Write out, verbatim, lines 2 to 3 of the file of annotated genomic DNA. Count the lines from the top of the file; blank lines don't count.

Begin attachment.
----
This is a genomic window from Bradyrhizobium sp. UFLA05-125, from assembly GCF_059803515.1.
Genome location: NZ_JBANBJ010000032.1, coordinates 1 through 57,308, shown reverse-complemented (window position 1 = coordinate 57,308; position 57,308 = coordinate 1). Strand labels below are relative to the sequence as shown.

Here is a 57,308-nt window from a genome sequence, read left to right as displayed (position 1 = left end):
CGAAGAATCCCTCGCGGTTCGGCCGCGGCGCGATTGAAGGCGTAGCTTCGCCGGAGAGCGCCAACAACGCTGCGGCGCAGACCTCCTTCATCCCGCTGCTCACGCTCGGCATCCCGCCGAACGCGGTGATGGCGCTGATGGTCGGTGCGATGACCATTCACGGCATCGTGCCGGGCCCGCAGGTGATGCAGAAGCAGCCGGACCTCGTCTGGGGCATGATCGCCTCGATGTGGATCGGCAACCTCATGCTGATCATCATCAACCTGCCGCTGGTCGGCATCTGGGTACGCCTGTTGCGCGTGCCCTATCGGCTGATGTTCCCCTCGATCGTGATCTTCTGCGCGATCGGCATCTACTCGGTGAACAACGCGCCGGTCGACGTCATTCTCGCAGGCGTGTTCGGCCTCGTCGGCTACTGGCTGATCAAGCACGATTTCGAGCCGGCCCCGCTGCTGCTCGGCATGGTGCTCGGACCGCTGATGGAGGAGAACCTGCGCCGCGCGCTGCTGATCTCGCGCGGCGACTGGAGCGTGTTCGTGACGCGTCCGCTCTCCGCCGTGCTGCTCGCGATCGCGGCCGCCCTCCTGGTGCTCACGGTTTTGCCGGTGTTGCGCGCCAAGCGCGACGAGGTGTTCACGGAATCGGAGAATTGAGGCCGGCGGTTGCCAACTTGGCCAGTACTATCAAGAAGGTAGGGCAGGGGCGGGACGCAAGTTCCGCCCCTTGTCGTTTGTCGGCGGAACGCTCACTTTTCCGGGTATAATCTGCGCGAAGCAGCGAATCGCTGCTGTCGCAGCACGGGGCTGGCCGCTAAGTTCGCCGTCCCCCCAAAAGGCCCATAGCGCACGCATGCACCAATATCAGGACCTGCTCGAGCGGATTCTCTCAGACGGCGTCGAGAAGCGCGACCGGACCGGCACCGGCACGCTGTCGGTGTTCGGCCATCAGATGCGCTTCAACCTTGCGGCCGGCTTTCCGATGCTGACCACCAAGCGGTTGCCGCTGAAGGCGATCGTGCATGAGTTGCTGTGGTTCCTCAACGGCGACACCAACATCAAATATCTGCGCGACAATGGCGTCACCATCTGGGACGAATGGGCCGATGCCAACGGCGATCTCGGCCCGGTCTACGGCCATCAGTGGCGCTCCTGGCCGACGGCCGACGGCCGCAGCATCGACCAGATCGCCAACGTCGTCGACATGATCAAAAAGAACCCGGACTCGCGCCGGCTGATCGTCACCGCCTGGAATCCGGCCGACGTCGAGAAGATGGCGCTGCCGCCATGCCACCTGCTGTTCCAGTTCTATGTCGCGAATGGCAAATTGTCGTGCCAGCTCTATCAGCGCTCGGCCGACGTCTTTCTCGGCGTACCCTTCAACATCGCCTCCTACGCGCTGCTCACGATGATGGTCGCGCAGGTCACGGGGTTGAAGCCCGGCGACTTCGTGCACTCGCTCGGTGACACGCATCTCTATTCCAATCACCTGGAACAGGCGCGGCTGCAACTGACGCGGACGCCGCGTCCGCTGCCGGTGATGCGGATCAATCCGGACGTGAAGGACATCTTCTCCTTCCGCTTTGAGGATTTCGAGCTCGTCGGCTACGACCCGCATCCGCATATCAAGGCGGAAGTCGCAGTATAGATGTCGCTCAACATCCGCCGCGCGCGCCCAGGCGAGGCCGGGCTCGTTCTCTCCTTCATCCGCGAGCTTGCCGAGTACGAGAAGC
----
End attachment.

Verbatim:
Genome location: NZ_JBANBJ010000032.1, coordinates 1 through 57,308, shown reverse-complemented (window position 1 = coordinate 57,308; position 57,308 = coordinate 1). Strand labels below are relative to the sequence as shown.

Here is a 57,308-nt window from a genome sequence, read left to right as displayed (position 1 = left end):